In the paper “Automating the design of informative sequences of sensory stimuli” (by Lewi, Schneider, Woolley & Paninski, JCNS 11), the authors developed an algorithm to adaptively select stimuli during real-time sensory neurophysiology experiments. Given a set of already recorded responses, their algorithm determines which stimuli to present next so that the recorded data can provide as much information about the structure of the receptive field as possible.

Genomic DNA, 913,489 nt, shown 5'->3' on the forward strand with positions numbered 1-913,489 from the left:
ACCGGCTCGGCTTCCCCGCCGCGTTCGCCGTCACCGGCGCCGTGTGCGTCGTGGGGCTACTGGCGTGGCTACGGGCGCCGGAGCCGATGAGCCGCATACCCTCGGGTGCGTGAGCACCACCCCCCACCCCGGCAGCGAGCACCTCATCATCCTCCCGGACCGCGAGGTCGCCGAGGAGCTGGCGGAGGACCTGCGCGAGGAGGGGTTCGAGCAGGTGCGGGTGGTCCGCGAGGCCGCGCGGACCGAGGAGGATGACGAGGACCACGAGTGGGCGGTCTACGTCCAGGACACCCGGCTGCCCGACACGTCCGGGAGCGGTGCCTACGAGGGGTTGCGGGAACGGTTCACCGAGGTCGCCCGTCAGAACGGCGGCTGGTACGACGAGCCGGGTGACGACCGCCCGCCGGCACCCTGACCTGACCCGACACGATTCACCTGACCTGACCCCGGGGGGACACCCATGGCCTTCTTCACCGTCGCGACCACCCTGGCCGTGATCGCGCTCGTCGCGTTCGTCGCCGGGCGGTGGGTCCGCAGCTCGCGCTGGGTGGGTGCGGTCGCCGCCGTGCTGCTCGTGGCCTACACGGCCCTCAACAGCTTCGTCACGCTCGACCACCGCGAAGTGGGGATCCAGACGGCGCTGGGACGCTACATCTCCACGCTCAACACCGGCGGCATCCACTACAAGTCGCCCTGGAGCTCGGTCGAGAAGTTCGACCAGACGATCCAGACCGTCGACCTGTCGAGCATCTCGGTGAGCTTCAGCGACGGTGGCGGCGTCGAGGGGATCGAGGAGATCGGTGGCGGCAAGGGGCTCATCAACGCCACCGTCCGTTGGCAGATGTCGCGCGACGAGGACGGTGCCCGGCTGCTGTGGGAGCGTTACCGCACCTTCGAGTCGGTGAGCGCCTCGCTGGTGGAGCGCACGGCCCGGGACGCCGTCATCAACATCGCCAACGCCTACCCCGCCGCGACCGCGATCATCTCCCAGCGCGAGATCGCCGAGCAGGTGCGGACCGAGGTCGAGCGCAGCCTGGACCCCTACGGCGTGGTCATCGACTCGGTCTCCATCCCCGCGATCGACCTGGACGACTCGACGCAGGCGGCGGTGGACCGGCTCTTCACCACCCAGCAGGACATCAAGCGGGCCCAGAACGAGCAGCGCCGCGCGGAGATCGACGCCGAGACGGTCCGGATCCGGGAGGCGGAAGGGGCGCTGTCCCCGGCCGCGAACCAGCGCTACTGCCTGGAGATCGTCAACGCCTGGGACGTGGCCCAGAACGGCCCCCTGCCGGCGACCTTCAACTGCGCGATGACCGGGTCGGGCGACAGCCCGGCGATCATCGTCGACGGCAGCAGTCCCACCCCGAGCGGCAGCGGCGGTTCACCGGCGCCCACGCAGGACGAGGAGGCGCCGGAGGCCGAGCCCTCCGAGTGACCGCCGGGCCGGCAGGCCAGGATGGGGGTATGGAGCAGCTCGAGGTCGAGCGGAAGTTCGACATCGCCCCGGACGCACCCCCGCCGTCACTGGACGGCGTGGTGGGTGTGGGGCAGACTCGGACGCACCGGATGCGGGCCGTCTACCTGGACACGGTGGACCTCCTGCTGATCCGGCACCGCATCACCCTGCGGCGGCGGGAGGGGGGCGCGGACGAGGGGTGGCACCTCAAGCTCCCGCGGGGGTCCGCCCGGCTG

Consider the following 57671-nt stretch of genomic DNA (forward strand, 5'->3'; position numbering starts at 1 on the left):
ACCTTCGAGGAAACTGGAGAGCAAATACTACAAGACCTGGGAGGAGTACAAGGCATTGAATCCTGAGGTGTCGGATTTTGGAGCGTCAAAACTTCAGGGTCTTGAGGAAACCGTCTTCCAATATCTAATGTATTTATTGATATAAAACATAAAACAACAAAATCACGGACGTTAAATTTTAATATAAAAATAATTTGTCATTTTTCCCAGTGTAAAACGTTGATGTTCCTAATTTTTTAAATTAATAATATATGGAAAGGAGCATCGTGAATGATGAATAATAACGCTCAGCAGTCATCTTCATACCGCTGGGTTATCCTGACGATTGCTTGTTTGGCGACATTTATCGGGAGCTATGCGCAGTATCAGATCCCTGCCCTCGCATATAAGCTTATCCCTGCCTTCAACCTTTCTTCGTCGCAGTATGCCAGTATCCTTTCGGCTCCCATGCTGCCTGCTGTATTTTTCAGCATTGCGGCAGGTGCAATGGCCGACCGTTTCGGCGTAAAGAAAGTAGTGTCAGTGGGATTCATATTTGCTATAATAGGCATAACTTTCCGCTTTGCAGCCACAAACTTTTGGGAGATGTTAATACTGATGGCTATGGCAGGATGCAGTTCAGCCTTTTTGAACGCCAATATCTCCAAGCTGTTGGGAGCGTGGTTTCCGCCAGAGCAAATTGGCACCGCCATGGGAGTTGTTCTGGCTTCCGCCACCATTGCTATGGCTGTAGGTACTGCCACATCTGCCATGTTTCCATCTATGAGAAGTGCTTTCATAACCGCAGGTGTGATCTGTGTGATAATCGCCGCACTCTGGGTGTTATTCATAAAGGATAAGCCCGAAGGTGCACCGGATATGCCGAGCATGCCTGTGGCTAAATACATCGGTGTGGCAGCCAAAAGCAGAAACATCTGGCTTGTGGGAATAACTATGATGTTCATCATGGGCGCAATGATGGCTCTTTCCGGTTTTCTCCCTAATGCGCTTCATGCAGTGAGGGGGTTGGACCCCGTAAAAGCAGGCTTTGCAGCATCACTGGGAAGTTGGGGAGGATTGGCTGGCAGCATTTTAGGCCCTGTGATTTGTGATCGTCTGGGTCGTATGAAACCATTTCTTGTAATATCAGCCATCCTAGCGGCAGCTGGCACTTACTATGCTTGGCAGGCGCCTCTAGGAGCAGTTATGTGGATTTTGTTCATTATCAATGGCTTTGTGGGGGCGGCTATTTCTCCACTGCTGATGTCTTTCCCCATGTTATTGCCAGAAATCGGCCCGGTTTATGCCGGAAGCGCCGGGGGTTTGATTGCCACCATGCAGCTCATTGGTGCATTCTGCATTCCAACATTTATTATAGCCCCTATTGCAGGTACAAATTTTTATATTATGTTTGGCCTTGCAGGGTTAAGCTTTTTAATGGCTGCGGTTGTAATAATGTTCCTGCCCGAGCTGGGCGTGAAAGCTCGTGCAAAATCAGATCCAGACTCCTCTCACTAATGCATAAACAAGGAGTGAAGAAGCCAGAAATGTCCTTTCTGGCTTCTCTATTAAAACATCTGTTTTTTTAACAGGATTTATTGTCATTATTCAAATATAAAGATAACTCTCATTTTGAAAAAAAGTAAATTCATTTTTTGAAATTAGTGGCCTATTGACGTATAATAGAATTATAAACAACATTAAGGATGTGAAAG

Unlike their previous paper (NC 09), in this paper, they focused on the selection of informative stimulus “sequences” (or batches) to keep temporal or other types of correlations in stimuli. They denoted the length of sequence by b and talked about two cases, where b is some finite number and b goes to infinity. In both cases, selecting a sequence of stimuli turned out to be computationally challenging, so they developed lower bounds using Jensen’s inequality when computing the expected information gain. When b goes to infinity, they restricted the stimulus distribution to Gaussian to make the high dimensional optimization problem (over stimulus distribution) tractable. They tested the developed algorithm to real songbird auditory responses, and showed that the chosen stimulus sequences decreased the error significantly faster than i.i.d. experimental designs.

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